That afternoon we had what remains my highlight still, a hunting cheetah. This was truly an awesome experience as we were 100m downwind from the cheetah which was 100m downwind from some impala and gazelles. We followed it at a distance and watch it creep up and then sprint after them when it came close. Again watching this in the flesh was truly amazing, however the cheetah failed on this occasion, just being a little too slow. It then went under a tree and posed for us all, exhausted by its exertions, where it became apparent that it was pregnant - hence why it was a little slow.
Those first nights in the Masai were some of the most restless, as we slept in an unfenced campsite, and trying to get some sleep as elephants were trumpeting and lions are roaring around our campsite. For someone who has never heard a lion roar, it is a deep throated road that seems to go right through you, and echo all around the forest. Especially when you are sleeping in an unfenced campsite! We awoke the next morning to be told the elephants had walked very close to the camp and the lions closer still, with some nice fresh poo and footprints all of about 10m from out tent!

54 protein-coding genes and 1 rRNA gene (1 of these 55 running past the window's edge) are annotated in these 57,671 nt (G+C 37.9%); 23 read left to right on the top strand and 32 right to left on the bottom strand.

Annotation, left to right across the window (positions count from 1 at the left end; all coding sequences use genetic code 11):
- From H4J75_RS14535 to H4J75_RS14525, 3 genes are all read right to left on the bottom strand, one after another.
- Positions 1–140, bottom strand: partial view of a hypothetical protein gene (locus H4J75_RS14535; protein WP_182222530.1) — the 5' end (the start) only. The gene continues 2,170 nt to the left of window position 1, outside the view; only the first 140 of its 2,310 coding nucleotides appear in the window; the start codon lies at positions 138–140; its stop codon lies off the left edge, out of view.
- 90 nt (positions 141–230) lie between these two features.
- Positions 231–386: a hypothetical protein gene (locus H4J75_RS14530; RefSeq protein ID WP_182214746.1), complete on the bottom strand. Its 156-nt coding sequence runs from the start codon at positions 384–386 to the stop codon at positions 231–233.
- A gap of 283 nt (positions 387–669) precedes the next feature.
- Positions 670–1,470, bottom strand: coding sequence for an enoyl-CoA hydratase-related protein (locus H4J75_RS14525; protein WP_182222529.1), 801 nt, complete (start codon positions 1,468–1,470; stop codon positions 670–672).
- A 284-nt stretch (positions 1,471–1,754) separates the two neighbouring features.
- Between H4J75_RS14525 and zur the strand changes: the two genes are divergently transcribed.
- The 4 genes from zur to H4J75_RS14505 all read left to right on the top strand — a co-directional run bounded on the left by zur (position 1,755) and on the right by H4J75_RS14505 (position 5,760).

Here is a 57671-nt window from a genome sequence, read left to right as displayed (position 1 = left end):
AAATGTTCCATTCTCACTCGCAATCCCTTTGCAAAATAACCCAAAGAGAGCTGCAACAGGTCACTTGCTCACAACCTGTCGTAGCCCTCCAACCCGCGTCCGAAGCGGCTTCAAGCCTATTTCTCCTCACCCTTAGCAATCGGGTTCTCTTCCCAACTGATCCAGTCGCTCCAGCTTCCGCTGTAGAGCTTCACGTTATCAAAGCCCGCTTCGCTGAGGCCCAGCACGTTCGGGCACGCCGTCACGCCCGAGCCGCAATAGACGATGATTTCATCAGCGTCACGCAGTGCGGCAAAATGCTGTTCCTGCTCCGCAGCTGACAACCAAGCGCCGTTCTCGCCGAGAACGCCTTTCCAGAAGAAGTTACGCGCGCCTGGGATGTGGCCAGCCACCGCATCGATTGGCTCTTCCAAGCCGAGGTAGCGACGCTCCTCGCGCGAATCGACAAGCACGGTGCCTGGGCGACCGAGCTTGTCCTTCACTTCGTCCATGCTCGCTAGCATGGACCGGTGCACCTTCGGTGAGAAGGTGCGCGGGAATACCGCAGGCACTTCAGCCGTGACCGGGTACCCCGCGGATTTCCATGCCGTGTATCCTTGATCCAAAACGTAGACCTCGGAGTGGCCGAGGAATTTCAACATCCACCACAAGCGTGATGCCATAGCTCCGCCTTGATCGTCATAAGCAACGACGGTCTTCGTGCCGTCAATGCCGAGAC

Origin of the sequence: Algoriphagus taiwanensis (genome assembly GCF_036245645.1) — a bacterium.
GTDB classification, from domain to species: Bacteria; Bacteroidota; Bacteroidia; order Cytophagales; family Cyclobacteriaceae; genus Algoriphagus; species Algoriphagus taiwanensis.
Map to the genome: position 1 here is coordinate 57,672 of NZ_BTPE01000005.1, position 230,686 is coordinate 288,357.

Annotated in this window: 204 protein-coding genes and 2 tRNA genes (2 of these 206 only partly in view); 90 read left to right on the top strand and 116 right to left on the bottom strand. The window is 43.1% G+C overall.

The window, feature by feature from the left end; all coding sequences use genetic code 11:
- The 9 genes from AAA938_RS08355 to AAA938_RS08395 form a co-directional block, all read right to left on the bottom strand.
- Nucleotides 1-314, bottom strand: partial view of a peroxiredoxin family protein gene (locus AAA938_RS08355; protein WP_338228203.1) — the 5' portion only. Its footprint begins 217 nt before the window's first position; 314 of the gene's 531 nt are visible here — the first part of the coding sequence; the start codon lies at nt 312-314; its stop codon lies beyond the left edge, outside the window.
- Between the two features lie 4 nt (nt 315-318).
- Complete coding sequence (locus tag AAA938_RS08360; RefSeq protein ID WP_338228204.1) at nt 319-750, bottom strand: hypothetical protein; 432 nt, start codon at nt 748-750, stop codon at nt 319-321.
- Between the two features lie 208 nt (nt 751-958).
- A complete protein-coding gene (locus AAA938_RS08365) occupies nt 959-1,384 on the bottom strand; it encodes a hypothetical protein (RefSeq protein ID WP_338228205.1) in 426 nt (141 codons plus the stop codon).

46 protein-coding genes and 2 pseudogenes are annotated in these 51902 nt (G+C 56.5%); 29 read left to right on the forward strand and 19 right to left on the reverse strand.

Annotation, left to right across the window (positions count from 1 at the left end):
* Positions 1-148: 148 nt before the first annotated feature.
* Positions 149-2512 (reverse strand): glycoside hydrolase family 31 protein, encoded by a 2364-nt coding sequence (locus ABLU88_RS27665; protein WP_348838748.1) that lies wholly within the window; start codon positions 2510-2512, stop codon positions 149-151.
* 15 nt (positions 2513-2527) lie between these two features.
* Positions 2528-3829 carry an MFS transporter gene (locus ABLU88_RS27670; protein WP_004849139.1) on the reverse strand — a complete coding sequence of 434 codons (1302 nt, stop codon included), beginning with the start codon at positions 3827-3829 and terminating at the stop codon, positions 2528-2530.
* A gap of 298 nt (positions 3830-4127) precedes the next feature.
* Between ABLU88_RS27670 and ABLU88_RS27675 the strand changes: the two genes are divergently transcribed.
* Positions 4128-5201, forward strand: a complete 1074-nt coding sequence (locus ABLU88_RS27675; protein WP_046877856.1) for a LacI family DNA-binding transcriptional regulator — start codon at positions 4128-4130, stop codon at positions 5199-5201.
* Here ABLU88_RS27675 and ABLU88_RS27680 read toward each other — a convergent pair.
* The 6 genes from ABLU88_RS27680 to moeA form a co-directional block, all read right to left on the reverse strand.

Serengeti and Ngorogoro crater
Moving from Kenya into Tanzania because the roads are so bad we went on a 1200km detour for 2 days to get to the Serengeti. This is a bit ridiculous when you think that the animals just walk across the border and into the Serengeti but we had to drive back to Nairobi to Arusha (capital of Tanzania) and then out to about 100km south of where we were two days previously!
The Serengeti is another documentary classic with huge, huge open plains of savannah that are spectacular. Highlights included seeing a leopard (that is the hardest of all animals to find). How the driver who is negotiating a pot holed dirt track through the park sees the tail of the animal 60m away in yellow grass I don't know, but they definitely earn there money!